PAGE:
Managing your money and credit cards responsibly can increase your credit score and set you up for a healthy financial future. Mismanaging your money and credit cards can set you back financially and create a poor credit score. You can turn it around, however, by getting your finances under control and making better decisions in the future.
Managing your money properly involves writing out a budget and following it. Track your expenses if you don't know where your cash is going. Save your cash receipts for a month or two and go over them with a fine-tooth comb. Look over your bank statements and credit card statements as well. Getting a clear idea of how much you spend, and what you spend it on will help you make adjustments to your budget, if necessary. If you are spending more than you are bringing in each month, some serious trimming is in order. Eliminate any unnecessary expenses, and make sure you are living within your means.
Using Credit Cards
Manage your credit cards and use them to build your credit, for emergencies and ease. For example, when you make a large purchase on a credit card, you can dispute the charge and have an easier time reversing it than paying cash if something with the purchase goes wrong. Charge automatic payments to your credit cards, then pay them off in full each month. If you must leave a balance, keep it under 30 percent of the available credit you have. This will keep your debt-to-credit ratio low, which increases your credit score. Carrying large balances can cost you hundreds--or even thousands--of dollars, on top of lowering your score.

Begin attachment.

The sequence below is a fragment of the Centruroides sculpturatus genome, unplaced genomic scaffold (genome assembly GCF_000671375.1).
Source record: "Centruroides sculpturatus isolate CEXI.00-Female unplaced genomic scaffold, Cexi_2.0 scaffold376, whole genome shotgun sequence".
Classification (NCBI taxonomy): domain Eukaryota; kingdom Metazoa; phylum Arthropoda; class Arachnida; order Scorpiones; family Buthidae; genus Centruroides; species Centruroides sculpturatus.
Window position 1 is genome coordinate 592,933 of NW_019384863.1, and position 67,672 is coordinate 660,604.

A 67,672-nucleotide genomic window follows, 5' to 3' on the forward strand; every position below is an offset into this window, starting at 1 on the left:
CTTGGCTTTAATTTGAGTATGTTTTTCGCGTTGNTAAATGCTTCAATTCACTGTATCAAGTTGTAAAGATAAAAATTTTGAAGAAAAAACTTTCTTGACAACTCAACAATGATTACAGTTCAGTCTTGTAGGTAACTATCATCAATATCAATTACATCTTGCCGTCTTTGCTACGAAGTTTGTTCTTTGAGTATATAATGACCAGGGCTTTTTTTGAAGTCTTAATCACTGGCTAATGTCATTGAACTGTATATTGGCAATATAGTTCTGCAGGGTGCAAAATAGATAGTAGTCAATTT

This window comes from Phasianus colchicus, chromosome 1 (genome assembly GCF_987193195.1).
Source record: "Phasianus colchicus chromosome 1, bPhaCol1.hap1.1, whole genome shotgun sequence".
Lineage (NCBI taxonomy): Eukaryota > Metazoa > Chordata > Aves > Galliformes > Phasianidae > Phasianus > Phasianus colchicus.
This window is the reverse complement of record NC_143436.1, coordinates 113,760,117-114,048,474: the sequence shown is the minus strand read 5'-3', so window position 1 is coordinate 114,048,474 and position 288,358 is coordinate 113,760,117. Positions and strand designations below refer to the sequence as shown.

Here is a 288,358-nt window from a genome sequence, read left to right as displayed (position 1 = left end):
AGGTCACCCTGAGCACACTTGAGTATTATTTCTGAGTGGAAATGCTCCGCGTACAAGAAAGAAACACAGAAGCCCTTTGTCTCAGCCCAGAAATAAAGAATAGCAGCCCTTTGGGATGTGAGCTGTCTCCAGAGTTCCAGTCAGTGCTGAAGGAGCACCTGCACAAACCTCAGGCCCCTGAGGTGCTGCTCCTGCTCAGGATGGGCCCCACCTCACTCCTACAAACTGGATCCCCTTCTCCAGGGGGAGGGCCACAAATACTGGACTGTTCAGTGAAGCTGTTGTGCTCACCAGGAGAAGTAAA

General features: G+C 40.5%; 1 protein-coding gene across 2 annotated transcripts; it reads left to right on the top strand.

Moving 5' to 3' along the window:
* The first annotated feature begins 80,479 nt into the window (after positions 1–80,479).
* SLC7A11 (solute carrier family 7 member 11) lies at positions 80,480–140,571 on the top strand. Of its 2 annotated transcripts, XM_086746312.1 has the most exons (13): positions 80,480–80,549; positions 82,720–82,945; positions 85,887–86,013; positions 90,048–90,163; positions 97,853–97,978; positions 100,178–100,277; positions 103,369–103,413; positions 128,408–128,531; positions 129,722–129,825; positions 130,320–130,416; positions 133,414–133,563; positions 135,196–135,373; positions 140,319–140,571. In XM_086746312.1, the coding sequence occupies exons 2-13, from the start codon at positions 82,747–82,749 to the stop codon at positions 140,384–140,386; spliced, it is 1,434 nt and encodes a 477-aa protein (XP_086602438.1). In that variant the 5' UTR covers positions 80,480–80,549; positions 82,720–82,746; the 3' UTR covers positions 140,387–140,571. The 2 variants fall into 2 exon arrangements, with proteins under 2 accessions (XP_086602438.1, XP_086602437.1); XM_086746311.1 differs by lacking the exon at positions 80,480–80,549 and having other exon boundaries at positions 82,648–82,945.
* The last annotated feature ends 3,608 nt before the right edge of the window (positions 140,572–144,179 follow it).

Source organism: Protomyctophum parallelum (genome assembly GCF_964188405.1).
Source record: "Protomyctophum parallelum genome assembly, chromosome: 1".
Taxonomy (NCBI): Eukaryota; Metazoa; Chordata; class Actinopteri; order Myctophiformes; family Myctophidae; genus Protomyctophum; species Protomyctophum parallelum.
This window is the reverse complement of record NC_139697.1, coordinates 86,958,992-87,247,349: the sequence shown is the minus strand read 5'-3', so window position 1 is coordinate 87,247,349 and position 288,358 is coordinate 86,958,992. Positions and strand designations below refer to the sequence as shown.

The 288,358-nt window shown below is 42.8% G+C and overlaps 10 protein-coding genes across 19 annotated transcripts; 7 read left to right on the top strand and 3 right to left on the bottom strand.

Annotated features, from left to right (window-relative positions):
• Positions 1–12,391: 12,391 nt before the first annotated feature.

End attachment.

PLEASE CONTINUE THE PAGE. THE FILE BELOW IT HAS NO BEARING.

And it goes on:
Managing Your Cash
Develop a system that allows you to keep more of your cash. If you seem to spend less when dealing with actual money, carry cash. If you blow through your cash, try to purchase everything you can on your debit or credit card--then pay it off at the end of the month. Pay your retirement and savings accounts first, then your basic living expenses and debts. Give yourself--and your partner--a set amount of discretionary money each month to treat yourself however you want. Aggressively cut back on everything you can and attack your debt if you carry high balances on your credit cards. Eliminating credit card debt will give you more cash to hold onto each month.
Save at least $500 to $1,000 in an emergency fund so you don't have to rely on credit cards for emergencies. Even if you can only spare $10 per payday, it will grow over time. A new sweater or hand bag--even if hugely discounted--does not constitute an emergency. Once your debt is paid off, use cash when possible. For example, if you have $2,500 in savings and need a new water heater, use your savings rather than running up a credit card. Replenish your savings as soon as possible. Ideally, you should work to have at least six months worth of living expenses in savings.
- cash or card image by Pierrette Guertin from Fotolia.com
- Ideas for Hosting a Fundraising Benefit for a Sick Relative
- How to Manage Money Well
- Definition of Money Management
- Examples of Money Management Strengths
- The Importance of Good Money Management
- How to Manage Money Once You're Married
- Are Withdrawals Taxed in a Custodial Account?
- What Does it Mean When Your Loan Modification Is at the Stage of Requesting an Escrow?
- What Are the Benefits of a Money Management Course?
- Effective Money Management